Livingston v. Everson et al
MEMORANDUM OPINION & ORDER: IT IS ORDERED (1) Plaintiff's 7 Motion for Supplement of New Evidence/Request for Order of Protection & 10 Memorandum of Support & New Evidence & Motion for Temporary Protective Order are DENIED; (2 ) Plaintiff's 13 Motion to Convert to Civil Action is DENIED; (3) Defendant Don Bottom's 16 Motion to Dismiss is GRANTED; (4) Plaintiff's 24 Motion for Emergency Hearing/Memorandum of New Evidence is DENIED WITHO UT PREJUDICE; (5) Plaintiff's 26 Motion for Summary Judgment is DENIED; (6) Court will enter an appropriate judgment; (7) matter is STRICKEN from docket. Signed by Judge Joseph M. Hood on 08/21/2012.(DAK)cc: COR,Pro Se Pla(via US Mail)
UNITED STATES DISTRICT COURT
EASTERN DISTRICT OF KENTUCKY
CENTRAL DIVISION AT LEXINGTON
HENRY BECK LIVINGSTON,
DR. RONALD EVERSON, et al.,
Civil Action No. 11-CV-414-JMH
**** **** **** ****
Plaintiff Henry Beck Livingston is an inmate formerly incarcerated at the Blackburn
Correctional Complex (“BCC”) in Lexington, Kentucky, who has recently been transferred to the
Kentucky State Reformatory (“KSR”) in LaGrange, Kentucky. While an inmate at BCC,
Livingston, proceeding without counsel, filed an Emergency Affidavit [R. 1], which the Court
construed as a civil rights action filed pursuant to 42 U.S.C. § 1983. In his affidavit, Livingston
contended that the defendants had acted with deliberate indifference to his serious medical needs,
including treatment for obesity, cardiomyopathy, Hodgkins lymphoma, and chronic back pain, and
he sought injunctive relief to obtain medical care. [R. 1 at 3]
Livingston subsequently filed a “Motion of Supplement of New Evidence and Request for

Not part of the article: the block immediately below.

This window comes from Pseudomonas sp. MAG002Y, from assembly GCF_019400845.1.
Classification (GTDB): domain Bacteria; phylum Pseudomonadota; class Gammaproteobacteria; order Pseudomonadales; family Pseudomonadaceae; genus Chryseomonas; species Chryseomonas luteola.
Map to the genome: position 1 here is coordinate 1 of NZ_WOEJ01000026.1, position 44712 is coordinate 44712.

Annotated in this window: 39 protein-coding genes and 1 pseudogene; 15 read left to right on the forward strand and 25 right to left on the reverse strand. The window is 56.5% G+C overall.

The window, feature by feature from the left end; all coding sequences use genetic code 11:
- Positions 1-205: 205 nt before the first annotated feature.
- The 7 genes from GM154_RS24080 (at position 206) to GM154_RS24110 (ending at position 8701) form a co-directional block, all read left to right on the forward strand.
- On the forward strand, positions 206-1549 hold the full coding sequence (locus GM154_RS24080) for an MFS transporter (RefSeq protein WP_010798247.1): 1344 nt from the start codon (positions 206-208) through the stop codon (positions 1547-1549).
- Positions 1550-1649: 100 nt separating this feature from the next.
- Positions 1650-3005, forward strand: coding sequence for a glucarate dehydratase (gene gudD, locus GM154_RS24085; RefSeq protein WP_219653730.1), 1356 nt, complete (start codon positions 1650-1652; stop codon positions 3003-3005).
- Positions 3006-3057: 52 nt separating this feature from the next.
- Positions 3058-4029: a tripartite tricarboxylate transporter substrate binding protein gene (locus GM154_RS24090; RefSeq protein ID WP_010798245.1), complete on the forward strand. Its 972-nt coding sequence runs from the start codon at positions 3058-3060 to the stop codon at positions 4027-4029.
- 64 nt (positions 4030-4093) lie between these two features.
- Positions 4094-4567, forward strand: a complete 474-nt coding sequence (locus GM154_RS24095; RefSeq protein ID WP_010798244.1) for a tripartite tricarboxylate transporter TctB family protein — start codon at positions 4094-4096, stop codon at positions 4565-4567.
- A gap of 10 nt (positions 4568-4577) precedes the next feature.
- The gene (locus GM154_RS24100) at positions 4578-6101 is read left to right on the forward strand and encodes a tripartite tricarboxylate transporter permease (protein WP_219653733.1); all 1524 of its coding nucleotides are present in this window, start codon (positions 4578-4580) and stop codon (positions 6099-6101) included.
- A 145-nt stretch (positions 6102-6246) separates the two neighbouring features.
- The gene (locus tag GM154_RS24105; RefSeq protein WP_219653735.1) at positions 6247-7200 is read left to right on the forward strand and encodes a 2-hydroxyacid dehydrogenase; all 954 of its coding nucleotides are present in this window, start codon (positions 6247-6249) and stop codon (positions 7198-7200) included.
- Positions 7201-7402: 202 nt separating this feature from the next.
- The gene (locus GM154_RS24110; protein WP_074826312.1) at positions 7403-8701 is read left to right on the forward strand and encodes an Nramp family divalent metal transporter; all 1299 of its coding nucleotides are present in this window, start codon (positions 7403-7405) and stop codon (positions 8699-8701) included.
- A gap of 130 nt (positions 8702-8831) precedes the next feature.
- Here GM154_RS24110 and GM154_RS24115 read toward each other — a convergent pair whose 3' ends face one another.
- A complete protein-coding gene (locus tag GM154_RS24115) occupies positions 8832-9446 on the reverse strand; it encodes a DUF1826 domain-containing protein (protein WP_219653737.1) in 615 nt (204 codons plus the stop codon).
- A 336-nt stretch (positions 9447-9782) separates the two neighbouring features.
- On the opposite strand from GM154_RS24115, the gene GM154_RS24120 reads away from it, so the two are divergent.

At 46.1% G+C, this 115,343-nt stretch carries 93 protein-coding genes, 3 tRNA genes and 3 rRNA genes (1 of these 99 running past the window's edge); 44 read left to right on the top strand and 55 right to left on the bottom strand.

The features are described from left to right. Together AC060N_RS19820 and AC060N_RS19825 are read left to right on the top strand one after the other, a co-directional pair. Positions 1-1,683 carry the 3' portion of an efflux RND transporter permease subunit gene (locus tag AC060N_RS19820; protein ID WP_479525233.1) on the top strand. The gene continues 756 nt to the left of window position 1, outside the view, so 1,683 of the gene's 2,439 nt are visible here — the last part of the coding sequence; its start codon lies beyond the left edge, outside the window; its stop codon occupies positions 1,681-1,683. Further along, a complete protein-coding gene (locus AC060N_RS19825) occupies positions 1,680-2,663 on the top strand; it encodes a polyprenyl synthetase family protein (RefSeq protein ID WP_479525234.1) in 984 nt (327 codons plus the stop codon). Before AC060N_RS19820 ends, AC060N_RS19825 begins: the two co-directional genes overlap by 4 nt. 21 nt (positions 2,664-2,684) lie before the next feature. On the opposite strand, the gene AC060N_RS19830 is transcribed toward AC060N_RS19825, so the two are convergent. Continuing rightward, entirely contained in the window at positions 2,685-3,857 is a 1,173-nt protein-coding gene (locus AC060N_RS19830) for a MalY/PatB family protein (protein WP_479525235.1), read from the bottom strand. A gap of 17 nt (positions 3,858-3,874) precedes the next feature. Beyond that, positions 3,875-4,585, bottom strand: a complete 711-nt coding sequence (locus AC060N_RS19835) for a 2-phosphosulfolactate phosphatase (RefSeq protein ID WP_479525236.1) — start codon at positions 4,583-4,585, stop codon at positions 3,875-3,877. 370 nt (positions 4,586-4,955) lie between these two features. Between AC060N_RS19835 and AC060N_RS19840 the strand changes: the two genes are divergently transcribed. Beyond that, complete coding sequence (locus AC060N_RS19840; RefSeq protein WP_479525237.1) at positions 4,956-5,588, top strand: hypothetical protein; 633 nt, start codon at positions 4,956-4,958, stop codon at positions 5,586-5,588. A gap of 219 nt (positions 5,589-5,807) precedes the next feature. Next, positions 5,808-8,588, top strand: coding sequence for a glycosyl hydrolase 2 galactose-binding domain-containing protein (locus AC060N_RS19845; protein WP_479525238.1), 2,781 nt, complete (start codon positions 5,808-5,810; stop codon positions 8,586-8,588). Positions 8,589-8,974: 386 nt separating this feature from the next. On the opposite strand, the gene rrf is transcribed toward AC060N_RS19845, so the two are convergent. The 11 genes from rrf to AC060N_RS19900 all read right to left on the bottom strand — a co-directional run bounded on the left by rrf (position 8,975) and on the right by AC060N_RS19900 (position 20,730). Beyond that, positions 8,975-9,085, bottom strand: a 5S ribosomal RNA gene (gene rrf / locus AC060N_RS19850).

Order of Protection,” in which he alleged that the defendants had retaliated against him for filing
his complaint. He stated that he was in fear of further retaliation and requested an emergency
hearing and a preliminary injunction/protective order to prevent further retaliation. [R. 7]
The Court screened his civil rights complaints pursuant to 28 U.S.C. § 1915A, and issued
summons to BCC Warden Don Bottom, directing that a response be filed to Livingston’s complaint
and his motion for a injunctive relief. Warden Bottom has filed a response and moved to dismiss
the complaint and to deny the motion for injunctive relief. [R. 16] Livingston has responded to the
Warden’s motion [R. 19, 20] and the warden has filed a reply in further support of his motion.
[R. 25] Having reviewed the submissions of the parties, the Court will dismiss Livingston’s
complaint and deny his motions for injunctive relief.
Livingston, a former world-class weightlifter, has had a plethora of medical/health issues.
On June 1, 2005, Dr. Geetha Bhat, Ph.D., M.D., a Professor of Medicine at the University of
Louisville and Director of the Heart Failure and Cardiac Transplant Center, evaluated Livingston
for a possible heart transplant. Dr. Bhat noted that his past medical history includes nonischemic
cardiomyopathy in March 2004; chronic obstructive pulmonary disease (“COPD”); hypertension;
diabetes mellitus; chronic renal insufficiency; prostate hyperthrophy; prior history of deep venous